Kit: No. 35221
Manufacturer: Tamiya, imported by Tamiya America, 2 Orion, Aliso Viejo, CA 92656-4200, &800-826-4922
Comments: Injection molded, 228 parts (21 vinyl), decals.
The Cromwell was the last of the line of British tanks called "cruisers." It was designed for battlefield exploitation after the slower "infantry" tanks like the Churchill established the breakthrough. The Cromwell served in Europe from the Normandy invasion on, and was also with the British forces in Korea. It led to the development of the Comet, which marked the beginning of a main battle tank in the British army.
This is the first injection-molded kit of the Cromwell in this scale. The components are molded in flash-free dark-olive plastic. I found no sinkholes or molding marks anywhere.
Detailing is top-notch. The rolled-armor-plate effect is nicely captured. The unique suspension design with its double-walled hull is faithfully reproduced, too. Options include the "Normandy" exhaust cowl and the famous hedgerow cutter. A clear sprue provides a lens for the searchlight, bottles, a lantern, and crew goggles. A partial turret interior - seats and gun breech - and one crew figure round out the detail.
When you build the suspension and chassis, see if your choice featured the internal track tension system; parts A16 and C26/27 represent this. The excellent history section of the instructions provides background on this feature.
Overall, construction moves swiftly and I encountered no major problems. There are options for several features: The driver's vision port can be posed open two ways. Separate armored shutters are provided for the commander's periscopes so they can be displayed raised or lowered. All of the turret and hull hatches are separate parts, allowing them to be positioned.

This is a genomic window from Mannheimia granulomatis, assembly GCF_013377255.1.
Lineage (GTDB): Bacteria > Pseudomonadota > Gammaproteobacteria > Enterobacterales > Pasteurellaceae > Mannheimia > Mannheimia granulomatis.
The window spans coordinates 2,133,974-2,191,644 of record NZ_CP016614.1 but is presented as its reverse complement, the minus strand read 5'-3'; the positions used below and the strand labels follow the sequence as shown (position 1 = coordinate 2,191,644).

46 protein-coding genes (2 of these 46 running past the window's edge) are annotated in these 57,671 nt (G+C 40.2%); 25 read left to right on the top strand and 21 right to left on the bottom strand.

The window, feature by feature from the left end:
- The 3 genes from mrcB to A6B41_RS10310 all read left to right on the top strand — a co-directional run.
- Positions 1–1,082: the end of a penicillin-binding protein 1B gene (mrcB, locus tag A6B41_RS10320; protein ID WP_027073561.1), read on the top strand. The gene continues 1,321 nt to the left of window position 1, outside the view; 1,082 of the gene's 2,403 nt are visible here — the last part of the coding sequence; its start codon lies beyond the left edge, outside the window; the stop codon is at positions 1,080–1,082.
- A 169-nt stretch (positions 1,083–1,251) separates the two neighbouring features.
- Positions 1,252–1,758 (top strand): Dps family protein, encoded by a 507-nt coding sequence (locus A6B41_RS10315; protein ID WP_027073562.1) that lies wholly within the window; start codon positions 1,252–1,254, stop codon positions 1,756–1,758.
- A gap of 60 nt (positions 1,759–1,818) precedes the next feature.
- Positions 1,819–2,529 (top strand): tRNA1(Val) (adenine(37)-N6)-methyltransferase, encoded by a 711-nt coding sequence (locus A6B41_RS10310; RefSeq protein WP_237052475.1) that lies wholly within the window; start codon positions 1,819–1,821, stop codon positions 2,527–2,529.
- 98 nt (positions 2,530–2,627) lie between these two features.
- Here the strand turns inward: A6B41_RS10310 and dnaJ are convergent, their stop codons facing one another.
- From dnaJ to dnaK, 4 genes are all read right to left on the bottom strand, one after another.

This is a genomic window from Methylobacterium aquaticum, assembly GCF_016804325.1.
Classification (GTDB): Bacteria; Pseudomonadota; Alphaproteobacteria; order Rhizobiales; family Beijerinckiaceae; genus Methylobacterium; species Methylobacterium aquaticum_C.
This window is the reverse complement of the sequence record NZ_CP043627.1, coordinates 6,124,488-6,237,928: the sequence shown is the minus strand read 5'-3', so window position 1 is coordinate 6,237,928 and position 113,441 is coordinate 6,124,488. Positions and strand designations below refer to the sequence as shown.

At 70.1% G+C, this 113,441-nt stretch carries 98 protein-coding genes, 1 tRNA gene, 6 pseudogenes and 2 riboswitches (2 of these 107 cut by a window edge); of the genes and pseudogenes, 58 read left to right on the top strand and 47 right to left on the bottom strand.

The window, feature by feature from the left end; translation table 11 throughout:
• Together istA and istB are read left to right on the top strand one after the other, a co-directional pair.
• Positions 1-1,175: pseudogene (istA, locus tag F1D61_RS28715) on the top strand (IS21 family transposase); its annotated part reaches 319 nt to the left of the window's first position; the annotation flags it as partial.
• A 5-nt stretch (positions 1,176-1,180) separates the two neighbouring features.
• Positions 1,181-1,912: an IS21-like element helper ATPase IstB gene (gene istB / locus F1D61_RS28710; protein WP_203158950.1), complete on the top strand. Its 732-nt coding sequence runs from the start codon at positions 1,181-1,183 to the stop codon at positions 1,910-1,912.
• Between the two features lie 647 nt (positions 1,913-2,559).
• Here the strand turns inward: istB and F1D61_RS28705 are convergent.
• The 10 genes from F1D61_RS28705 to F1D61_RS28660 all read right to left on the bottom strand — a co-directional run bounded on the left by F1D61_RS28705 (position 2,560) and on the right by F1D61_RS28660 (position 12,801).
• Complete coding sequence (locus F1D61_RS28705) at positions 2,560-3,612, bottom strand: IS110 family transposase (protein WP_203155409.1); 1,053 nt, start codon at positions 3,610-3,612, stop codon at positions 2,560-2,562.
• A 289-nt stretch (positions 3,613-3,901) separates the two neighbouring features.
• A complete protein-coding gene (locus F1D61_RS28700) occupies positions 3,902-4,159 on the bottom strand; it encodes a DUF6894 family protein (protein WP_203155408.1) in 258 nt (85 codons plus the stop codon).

I decided to use the Normandy cowl, part C18, on my kit. I sanded the locating edges from its bottom for a better fit. They interfered with the vinyl screening on the engine exhaust port. (Tamiya also offers a separate detail set that features a photoetched screen.) The engine-screen frame (part C21) required a little effort to make it flush with the hull. I left off the fender and side shields until later to allow better access when adding the one-piece vinyl track.
My model was painted with Polly Scale paints. Decals for five vehicles were provided. They went on without problems, except for the turret-roof star; it wasn't pliable enough to conform to the complex shape of the ventilator cover. Carefully sectioning the star decal should do the trick.
My main reference was The Cromwell Tank, Vehicle History and Specifications by Her Majesty's Stationery Office. According to its dimensions, the model scales accurately.
Tamiya's Cromwell seemed to fly together - I finished it in only 17 hours. It captures the boxy look of the original effectively, and any modeler who has built a few tank kits should be able to handle it. Those who are looking to add this important British tank to their model collection should rejoice!
- Jim Zeske